Author(s): Pasqualotto FF, Borges Jnior E, Pasqualotto EB
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Abstract The term biological clock is usually used by physicians and psychologists to refer to the declining fertility, increasing risk of fetal birth defects and alterations to hormone levels experienced by women as they age. Female fecundity declines slowly after the age of 30 years and more rapidly after 40 and is considered the main limiting factor in treating infertility. However, there are several scientific reports, chapters in books and review articles suggesting that men may also have a biological clock. The aim of our study was to conduct a review of the literature, based on the Medical Literature Analysis and Retrieval System Online (Medline), to evaluate the male biological clock. After adjustments for other factors, the data demonstrate that the likelihood that a fertile couple will take more than 12 months to conceive nearly doubles from 8\% when the man is < 25 years old to 15\% when he is > 35 years old. Thus, paternal age is a further factor to be taken into account when deciding on the prognosis for infertile couples. Also, increasing male age is associated with a significant decline in fertility (five times longer to achieve pregnancy at the age of 45 years). Patients and their physicians therefore need to understand the effects of the male biological clock on sexual and reproductive health, in that it leads to erectile dysfunction and male infertility, as well as its potential implications for important medical conditions such as diabetes and cardiovascular diseases.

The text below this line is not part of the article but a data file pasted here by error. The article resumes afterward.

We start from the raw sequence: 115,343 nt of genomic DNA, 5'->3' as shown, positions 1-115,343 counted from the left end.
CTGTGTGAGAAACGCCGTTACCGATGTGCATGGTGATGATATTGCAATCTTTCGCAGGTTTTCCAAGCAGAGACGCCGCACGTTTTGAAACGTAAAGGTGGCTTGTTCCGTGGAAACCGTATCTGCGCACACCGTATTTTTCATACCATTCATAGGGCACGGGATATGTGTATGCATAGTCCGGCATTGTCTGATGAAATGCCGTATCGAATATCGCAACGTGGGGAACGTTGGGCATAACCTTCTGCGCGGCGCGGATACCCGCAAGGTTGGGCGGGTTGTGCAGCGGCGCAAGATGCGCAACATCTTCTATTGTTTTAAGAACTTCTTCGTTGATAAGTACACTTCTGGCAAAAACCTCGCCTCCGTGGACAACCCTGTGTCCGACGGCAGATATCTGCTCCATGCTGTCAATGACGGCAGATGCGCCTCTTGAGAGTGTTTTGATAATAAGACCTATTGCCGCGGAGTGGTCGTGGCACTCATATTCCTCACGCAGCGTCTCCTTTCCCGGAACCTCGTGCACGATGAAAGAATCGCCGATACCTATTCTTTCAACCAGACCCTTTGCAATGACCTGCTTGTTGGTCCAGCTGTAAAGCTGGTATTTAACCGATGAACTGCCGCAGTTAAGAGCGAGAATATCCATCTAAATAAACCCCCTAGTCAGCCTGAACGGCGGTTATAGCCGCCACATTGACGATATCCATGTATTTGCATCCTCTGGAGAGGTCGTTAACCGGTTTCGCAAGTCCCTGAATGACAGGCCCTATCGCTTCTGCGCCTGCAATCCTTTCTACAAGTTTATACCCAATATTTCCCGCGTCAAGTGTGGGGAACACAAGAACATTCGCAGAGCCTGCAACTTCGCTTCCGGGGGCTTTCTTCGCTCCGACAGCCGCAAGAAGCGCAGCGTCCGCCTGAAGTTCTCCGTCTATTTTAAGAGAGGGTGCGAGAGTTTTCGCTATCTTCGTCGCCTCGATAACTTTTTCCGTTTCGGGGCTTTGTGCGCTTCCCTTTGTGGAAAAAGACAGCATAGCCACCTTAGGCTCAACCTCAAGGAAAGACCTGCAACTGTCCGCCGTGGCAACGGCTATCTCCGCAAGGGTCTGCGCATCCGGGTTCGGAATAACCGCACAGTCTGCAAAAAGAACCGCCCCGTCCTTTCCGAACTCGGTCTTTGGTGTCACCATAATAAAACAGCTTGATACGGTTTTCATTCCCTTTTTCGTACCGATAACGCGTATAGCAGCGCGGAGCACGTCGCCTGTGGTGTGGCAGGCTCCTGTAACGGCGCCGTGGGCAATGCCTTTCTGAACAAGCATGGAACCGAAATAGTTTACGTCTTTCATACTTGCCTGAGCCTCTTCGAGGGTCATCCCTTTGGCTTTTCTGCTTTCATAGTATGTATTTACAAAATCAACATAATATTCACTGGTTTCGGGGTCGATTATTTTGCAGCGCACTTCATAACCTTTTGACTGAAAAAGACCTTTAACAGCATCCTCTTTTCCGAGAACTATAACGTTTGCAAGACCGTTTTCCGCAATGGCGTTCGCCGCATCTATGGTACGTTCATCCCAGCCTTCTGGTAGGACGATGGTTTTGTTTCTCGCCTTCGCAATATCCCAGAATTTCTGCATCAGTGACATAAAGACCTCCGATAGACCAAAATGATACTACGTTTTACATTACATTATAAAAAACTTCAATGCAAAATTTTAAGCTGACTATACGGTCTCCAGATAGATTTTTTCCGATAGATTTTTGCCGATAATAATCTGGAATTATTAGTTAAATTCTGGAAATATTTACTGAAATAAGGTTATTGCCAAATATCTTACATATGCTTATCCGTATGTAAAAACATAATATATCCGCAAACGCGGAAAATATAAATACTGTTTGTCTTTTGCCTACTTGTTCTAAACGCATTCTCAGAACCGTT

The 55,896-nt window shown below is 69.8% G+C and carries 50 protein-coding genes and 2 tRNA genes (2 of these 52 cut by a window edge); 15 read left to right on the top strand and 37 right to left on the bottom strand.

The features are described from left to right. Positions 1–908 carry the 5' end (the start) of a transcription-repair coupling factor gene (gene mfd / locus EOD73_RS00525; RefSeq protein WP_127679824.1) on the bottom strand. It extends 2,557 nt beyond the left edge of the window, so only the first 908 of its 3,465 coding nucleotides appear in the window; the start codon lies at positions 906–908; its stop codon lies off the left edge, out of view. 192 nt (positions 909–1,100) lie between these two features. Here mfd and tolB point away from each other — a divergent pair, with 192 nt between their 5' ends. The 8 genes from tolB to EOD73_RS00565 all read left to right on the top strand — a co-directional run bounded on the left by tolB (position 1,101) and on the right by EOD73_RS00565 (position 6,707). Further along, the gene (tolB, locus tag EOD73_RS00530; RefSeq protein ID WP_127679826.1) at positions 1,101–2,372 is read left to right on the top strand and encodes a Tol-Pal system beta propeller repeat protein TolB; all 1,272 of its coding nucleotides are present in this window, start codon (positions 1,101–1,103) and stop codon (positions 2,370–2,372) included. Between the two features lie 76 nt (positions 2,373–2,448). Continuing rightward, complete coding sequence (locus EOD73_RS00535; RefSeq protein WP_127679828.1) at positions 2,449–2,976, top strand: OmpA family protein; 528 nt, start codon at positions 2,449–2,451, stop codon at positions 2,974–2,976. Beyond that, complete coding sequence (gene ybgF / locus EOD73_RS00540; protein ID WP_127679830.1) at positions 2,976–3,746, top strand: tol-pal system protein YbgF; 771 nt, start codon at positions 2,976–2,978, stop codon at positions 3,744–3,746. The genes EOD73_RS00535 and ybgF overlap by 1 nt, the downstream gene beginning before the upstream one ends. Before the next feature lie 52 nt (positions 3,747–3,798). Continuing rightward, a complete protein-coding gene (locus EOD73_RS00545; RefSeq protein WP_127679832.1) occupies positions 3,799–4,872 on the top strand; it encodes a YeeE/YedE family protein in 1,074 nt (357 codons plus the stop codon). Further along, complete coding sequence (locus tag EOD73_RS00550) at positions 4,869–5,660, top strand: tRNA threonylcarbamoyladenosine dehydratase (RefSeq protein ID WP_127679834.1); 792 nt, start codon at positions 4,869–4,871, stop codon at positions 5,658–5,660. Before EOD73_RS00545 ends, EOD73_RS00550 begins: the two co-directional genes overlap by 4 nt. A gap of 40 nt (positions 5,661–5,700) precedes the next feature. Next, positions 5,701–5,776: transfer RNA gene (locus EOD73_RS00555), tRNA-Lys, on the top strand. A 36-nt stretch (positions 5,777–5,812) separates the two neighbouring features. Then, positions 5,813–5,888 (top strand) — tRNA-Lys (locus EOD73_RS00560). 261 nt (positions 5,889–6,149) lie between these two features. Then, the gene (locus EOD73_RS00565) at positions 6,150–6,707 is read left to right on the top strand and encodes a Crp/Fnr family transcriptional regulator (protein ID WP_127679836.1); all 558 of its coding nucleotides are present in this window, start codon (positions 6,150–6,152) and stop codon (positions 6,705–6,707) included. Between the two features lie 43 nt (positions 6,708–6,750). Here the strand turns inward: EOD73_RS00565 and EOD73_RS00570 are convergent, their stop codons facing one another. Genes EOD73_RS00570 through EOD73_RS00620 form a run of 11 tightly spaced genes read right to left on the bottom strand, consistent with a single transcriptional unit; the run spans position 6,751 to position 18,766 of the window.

This article was published in Sao Paulo Med J
and referenced in Biochemistry & Analytical Biochemistry